Mobile Shopping Not That Good; Bring Back The Desktop

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How many online stores have you clicked on recently that haven’t converted their format to mobile shopping applications? It is becoming a bit frustrating to get the information you need in an effective and timely way. The screen is too small and you need to zoom in and out to read the reviews.  Your eyes easily get tired when focusing on the smaller graphics and price comparison is nearly impossible.

Guess what? You are not alone struggling to place the right order via your smartphone. On the other end of the transaction, retailers are struggling too as the orders they receive through mobile devices are not that diverse and are often limiting their revenues. 

Now researchers from Northwestern University have unearthed some provocative facts on how consumers utilize their mobile devices to buy groceries. Their findings should convince retailers planning marketing strategies and advertising campaigns that they need to pay attention to mobile shopping trends. On the other hand, online shoppers will acknowledge that the variety they need is hard to find and price comparison is confusing. 

Customers who adopted mobile technology for their grocery shopping shopped more often and placed larger orders, the research shows. The data was collected between 2011 and 2013 from an Internet-only retail grocery retailer. Although 70 percent of transactions with the grocery stores were still being conducted via personal computer during this period, researchers were able to identify key patterns among customers who were increasingly opting for mobile shopping.

In “On the Go: How Mobile Shopping Affects Customer Purchase Behavior,” published in the Journal of Retailing, doctoral student Rebecca Jen-Hui Wang and marketing professors Edward C. Malthouse and Lakshman Krishnamurthi explored changes in customers’ spending patterns after adopting mobile shopping (M-shopping) via smartphones or tablets to compose, modify, or place grocery orders online.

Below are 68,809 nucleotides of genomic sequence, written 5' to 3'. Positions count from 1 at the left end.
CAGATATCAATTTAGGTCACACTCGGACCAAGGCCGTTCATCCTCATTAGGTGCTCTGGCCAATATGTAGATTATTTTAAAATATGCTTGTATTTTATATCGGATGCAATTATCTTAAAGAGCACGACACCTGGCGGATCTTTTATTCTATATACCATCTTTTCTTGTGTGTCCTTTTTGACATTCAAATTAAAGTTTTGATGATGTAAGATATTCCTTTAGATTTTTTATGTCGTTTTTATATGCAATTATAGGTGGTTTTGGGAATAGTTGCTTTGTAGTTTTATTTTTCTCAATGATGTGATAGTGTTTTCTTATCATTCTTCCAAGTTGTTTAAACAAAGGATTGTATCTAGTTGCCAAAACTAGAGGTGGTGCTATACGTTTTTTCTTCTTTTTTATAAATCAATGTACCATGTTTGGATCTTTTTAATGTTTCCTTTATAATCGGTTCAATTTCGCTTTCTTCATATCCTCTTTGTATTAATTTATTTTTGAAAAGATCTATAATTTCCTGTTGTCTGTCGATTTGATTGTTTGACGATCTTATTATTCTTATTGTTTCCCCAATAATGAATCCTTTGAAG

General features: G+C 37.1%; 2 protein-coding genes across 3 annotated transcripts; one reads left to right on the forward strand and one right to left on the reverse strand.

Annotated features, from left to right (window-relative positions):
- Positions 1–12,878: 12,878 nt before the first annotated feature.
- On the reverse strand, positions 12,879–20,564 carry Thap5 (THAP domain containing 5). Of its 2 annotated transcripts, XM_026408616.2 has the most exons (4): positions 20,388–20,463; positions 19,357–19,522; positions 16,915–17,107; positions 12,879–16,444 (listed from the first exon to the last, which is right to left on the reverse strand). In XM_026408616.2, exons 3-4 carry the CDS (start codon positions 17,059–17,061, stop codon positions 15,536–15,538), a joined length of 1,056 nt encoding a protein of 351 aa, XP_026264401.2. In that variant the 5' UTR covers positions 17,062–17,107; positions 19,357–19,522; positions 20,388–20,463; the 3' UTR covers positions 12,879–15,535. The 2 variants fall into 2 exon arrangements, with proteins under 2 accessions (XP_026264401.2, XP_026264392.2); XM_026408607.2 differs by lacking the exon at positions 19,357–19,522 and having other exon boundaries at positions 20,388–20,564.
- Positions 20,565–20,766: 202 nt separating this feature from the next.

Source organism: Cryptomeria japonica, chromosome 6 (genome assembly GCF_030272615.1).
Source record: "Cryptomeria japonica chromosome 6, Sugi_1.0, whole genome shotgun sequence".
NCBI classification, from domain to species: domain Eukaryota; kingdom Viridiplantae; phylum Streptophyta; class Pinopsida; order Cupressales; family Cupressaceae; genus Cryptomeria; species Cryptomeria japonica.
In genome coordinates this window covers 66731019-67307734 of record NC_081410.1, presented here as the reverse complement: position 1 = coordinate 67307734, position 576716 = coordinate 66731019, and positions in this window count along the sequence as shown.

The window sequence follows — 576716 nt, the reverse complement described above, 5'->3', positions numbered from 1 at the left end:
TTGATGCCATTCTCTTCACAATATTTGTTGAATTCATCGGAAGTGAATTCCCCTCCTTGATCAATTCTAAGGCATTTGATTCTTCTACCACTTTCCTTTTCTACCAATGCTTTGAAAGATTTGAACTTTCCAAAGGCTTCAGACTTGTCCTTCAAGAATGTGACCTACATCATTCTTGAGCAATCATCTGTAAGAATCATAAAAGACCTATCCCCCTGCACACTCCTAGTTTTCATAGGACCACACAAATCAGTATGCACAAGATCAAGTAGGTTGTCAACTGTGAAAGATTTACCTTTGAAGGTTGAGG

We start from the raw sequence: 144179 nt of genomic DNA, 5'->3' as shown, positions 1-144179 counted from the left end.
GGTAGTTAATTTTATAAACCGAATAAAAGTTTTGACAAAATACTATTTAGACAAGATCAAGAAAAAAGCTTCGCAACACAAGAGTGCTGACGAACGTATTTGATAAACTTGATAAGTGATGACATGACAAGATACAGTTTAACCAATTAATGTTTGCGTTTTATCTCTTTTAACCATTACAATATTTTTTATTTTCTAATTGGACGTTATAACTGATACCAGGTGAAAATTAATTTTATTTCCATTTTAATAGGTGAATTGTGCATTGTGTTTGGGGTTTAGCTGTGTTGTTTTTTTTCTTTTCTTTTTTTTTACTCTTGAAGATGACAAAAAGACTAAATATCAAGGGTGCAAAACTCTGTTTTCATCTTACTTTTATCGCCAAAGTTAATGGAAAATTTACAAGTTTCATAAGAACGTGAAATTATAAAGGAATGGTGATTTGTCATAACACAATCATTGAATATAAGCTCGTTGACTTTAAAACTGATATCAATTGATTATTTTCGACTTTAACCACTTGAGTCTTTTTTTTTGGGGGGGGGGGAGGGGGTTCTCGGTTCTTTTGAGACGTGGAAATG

In one key finding, when customers used smartphones or tablets, whether in addition to or in place of, PCs, they spent more sessions shopping for groceries, perhaps composing their shopping list on the PC and later ordering via the mobile device. As the authors note, this finding suggests that M-shopping can lead to additional touch points between the M-shopper and the retailer.

Another finding was that low spenders in particular shop more often and place larger orders after adapting to mobile shopping. Watch your bank account!

More generally, when customers shop on mobile devices, they tend either to purchase items they have purchased before — such as milk, pet food, and cereal — or from companies they’re familiar with.

The relatively small size of smartphone screens may discourage people from exploring unfamiliar items or brands, the authors theorize, and for this reason they suggest that firms focus on other channels, in addition to mobile, when launching new products.

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